Everything we know about how theatre functions in America today is the OLD AMERICAN* THEATRE. The NEW AMERICAN THEATRE is a naïve portrait of a future hopefully not too far away.
The New American Theatre focuses on “educational” just as much as “professional” art. In fact, this dichotomy is reviled by New American Artists. Saying something is more “theatre” than something else is lampoonery.
In the New American Theatre, either nonprofit theatre companies are only awarded 501(c)(3) status if they truly give back in tangible, dare we say it humanitarian ways, to our communities, or an alternative is proposed. This new system rewards the right artists, encourages collaborations with schools, and seeks to foster and share American art across the country, reminding us of our extremely complex, common history.This new movement, in the spiritual and legislative legacy of Zelda Fichandler, offers artists new systems of incorporating and financing that promote an actual weaving of art into the fabric of American life.
We need a 21st century way to make that functions in a 2016 America. We need to push beyond, just as Zelda did.
In the New American Theatre, process and empathy are valued as highly as showmanship and fame.
The New American Theatre proudly teaches students wherever and whenever it can. Teaching is a necessity for New American Artists.
New American Artists have something to say politically, and speak up. They reject the notion that artists are irrelevant, stop complaining, and reaffirm their authority as voices to be heard in a free society. They stop waiting to be told they are relevant and force the country to pay attention. In the New American Theatre, leading theatremakers are cultural critics, and what they say matters, because they show us what America is.
New American Artists cannot divorce their work from the country it is made in, and find this invigorating. With this, they crave contact and education from performance rituals and conventional “theatre” from around the globe, specifically outside of Europe, the tradition on which American art was built. New American Artists embrace their North American home base, yet are always gazing beyond their borders.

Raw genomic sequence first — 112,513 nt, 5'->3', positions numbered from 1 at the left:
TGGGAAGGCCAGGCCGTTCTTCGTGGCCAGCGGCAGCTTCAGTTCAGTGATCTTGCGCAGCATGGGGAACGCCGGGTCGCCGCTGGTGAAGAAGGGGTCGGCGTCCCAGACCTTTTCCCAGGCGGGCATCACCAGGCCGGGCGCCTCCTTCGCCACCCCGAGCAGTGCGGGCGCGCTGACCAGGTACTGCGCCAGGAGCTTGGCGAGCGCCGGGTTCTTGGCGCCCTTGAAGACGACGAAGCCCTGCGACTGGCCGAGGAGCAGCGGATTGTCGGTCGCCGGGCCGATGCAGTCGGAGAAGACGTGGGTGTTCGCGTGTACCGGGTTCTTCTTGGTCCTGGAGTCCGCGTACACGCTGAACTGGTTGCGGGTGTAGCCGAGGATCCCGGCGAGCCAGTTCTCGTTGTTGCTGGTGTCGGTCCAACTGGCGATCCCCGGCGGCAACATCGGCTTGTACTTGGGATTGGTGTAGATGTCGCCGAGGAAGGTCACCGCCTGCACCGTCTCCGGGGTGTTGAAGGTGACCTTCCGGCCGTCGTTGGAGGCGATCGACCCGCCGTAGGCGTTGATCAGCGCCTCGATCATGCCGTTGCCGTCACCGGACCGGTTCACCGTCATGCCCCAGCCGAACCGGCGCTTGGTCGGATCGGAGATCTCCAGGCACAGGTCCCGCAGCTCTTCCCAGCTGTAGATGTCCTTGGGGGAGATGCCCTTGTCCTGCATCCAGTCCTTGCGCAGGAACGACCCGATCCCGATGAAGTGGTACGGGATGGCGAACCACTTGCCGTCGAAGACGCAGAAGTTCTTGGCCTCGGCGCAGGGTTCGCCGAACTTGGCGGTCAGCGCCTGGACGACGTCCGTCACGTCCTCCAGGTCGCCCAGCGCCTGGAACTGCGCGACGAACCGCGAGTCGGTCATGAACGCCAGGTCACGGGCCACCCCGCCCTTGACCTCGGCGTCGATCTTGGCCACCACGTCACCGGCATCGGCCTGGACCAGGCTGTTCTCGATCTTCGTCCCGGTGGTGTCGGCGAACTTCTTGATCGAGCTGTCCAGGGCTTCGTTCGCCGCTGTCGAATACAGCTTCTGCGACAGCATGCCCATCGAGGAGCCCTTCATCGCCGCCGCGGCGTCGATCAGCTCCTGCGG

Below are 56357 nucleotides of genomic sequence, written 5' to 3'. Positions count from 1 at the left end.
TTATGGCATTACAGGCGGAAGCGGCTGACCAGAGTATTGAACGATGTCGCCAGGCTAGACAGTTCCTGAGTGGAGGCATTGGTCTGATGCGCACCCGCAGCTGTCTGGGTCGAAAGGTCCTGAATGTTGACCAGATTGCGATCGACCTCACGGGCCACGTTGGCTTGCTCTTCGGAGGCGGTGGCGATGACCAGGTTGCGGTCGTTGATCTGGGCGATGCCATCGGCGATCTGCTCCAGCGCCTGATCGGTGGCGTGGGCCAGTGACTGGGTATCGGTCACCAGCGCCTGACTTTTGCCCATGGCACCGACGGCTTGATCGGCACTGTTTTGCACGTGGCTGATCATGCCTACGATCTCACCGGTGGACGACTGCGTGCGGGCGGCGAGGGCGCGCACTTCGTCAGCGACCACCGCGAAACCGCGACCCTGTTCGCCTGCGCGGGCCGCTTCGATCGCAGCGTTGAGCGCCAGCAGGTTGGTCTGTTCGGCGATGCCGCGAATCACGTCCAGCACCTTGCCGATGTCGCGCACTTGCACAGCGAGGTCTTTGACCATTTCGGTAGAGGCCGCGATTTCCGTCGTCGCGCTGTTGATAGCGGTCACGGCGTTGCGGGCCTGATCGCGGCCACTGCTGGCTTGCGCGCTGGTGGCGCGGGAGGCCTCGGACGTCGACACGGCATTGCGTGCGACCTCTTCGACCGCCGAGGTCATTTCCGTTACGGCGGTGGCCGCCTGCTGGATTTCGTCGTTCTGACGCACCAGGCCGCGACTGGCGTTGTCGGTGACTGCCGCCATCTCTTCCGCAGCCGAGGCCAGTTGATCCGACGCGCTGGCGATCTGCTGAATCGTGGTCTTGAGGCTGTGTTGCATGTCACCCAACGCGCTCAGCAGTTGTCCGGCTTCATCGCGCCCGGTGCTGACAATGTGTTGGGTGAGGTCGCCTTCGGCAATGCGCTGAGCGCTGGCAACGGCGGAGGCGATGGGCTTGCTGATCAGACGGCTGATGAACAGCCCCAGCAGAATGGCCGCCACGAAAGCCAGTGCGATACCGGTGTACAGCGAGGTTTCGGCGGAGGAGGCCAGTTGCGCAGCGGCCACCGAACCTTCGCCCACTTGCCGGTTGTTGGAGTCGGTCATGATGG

In the Old American Theatre, which is to say in this moment in time, what we say usually doesn’t matter, and often no one is listening.
We seek to change this.
We just can’t help it.
We really do think art can change the world.
We also think that here in America art, and particularly theatre and performance, isn’t doing much at all.
We make plays to make money to make people famous, to get richer to adapt our jukebox Broadway musical into a Disney Channel Original Movie. We do plays in schools to showcase the director’s daughter, who also happens to be auditioning for said stage-to-screen adaptation on the Disney Channel. We teach theatre to discover the students who have truly have “it,” only to ignore the other 23 yearning to be seen and play. Meanwhile, the “real” theatre artists making “real” art spend lavishly on elitist, distant performance that hardly reaches an audience filled with other theatremakers, let alone the public.
We need a wakeup call. We need art shared in communal spaces to remind us that we are all scientists in the Great American Experiment.
We need to ignite a new American culture where we seek to be challenged and use art to tell our stories to one another, not to show off or fuel a sense of personal egocentrism somehow tied to our historical reverence for individuality and self-aggrandizement above all else.
We need to transform our community theatres into spaces of American stories shared, immigrant struggles explored, US history unpacked, and neighborhood histories preserved.
SELF-EDUCATION ON THE IMPORTANCE OF ART AND CULTURE
We must enliven our community and educational theatre practices to infuse the American people with an understanding of why it is important to be challenged and engaged in our art, our entertainment. We must teach our children that there is inherent value in expression and creativity, that culture, despite the fact that Capitalism can’t quite figure out how to quantify it, is the heartbeat of a people, and in fact a way to bring us together to achieve the type of efficiency and success that Capitalism yearns for.
We are not bereft of performance and ritual culture in America, we just need to transform our current systems to value art participation for all of our citizens, not just those likely to be talented enough to generate capital to feed Mr. Capitalism’s infinitely expanding stomach.
When talking to student artists, we need to shift our constant focus on a possible “career” in the business, or a student’s chances at “making it” in New York City.
These adages suffocate our artist-citizens at early ages with talk of efficiency, financial promise, and chances of success. These are Capitalism’s terms and they must be anathema to American theatremaker-educators as we teach art in our schools to shape our future citizens.
* We’ve met makers from all over the world that question our nation’s easy use of ‘America’ to describe the United States. We needed a gentle reminder from friends that we are not, in fact, the one and only America. Perhaps we should call ourselves United Statesian instead.